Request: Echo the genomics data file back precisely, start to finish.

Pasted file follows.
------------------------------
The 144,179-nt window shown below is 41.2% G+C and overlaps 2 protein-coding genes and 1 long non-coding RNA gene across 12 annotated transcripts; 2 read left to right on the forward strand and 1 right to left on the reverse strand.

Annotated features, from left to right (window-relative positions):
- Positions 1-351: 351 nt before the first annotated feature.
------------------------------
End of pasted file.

The 144,179-nt window shown below is 41.2% G+C and overlaps 2 protein-coding genes and 1 long non-coding RNA gene across 12 annotated transcripts; 2 read left to right on the forward strand and 1 right to left on the reverse strand.

Annotated features, from left to right (window-relative positions):
- Positions 1-351: 351 nt before the first annotated feature.